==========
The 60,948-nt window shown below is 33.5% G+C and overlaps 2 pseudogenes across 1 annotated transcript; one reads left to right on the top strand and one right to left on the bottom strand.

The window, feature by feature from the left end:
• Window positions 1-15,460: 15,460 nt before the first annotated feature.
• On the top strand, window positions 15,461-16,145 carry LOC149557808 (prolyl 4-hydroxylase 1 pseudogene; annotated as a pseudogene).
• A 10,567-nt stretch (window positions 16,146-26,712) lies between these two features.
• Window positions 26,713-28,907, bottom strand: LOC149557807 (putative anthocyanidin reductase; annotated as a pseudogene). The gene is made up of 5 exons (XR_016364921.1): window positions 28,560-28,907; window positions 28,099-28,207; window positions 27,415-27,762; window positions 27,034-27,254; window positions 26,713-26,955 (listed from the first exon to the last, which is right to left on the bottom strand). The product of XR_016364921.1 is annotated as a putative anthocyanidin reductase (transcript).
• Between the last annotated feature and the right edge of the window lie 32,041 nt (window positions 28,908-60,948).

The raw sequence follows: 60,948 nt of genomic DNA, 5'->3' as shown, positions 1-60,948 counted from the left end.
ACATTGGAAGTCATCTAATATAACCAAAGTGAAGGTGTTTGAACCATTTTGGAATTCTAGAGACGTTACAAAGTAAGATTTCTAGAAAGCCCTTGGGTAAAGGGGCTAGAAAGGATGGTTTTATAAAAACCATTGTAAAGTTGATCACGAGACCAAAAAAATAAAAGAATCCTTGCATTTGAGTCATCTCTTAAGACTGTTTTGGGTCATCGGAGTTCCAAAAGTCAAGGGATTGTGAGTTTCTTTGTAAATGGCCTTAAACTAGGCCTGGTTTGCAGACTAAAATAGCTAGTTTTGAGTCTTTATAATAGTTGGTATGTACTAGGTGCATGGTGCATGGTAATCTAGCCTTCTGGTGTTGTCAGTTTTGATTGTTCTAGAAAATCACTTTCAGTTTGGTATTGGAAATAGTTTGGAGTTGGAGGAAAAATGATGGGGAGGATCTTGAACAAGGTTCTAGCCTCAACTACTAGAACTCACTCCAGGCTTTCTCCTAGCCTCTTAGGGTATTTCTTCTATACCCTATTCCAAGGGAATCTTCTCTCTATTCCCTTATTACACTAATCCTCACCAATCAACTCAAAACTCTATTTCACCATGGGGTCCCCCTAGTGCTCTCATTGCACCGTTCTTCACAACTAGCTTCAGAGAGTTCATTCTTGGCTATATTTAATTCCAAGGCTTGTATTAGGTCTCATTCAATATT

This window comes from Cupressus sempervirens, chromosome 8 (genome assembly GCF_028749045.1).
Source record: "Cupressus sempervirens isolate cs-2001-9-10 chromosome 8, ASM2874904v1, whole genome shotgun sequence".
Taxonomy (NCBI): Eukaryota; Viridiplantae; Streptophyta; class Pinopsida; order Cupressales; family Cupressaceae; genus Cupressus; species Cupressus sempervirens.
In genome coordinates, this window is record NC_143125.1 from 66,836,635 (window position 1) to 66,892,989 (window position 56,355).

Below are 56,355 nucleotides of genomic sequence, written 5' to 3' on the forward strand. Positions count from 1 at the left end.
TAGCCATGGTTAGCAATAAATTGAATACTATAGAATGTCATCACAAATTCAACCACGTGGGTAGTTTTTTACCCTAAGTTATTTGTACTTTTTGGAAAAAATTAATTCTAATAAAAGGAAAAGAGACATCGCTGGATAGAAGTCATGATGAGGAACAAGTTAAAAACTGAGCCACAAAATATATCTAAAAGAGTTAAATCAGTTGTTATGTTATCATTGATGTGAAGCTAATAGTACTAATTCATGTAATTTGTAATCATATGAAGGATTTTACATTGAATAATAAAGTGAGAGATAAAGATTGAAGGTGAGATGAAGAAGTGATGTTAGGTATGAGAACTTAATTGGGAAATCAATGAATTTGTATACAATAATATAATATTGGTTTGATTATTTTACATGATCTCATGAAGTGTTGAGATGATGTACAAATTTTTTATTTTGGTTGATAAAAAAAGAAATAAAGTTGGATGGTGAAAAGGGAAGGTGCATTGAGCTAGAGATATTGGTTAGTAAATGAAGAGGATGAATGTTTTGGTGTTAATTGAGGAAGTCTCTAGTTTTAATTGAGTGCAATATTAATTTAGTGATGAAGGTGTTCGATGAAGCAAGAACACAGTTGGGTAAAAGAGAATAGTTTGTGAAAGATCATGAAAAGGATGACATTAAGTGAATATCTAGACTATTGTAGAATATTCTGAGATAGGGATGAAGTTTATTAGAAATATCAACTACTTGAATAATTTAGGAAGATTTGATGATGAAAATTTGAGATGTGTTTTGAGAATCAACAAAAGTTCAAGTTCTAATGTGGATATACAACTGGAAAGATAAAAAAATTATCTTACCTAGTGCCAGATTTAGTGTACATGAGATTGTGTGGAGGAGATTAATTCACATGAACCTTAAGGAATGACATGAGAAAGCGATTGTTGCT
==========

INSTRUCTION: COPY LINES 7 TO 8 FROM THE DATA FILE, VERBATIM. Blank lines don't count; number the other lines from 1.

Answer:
• Between the last annotated feature and the right edge of the window lie 32,041 nt (window positions 28,908-60,948).

The raw sequence follows: 60,948 nt of genomic DNA, 5'->3' as shown, positions 1-60,948 counted from the left end.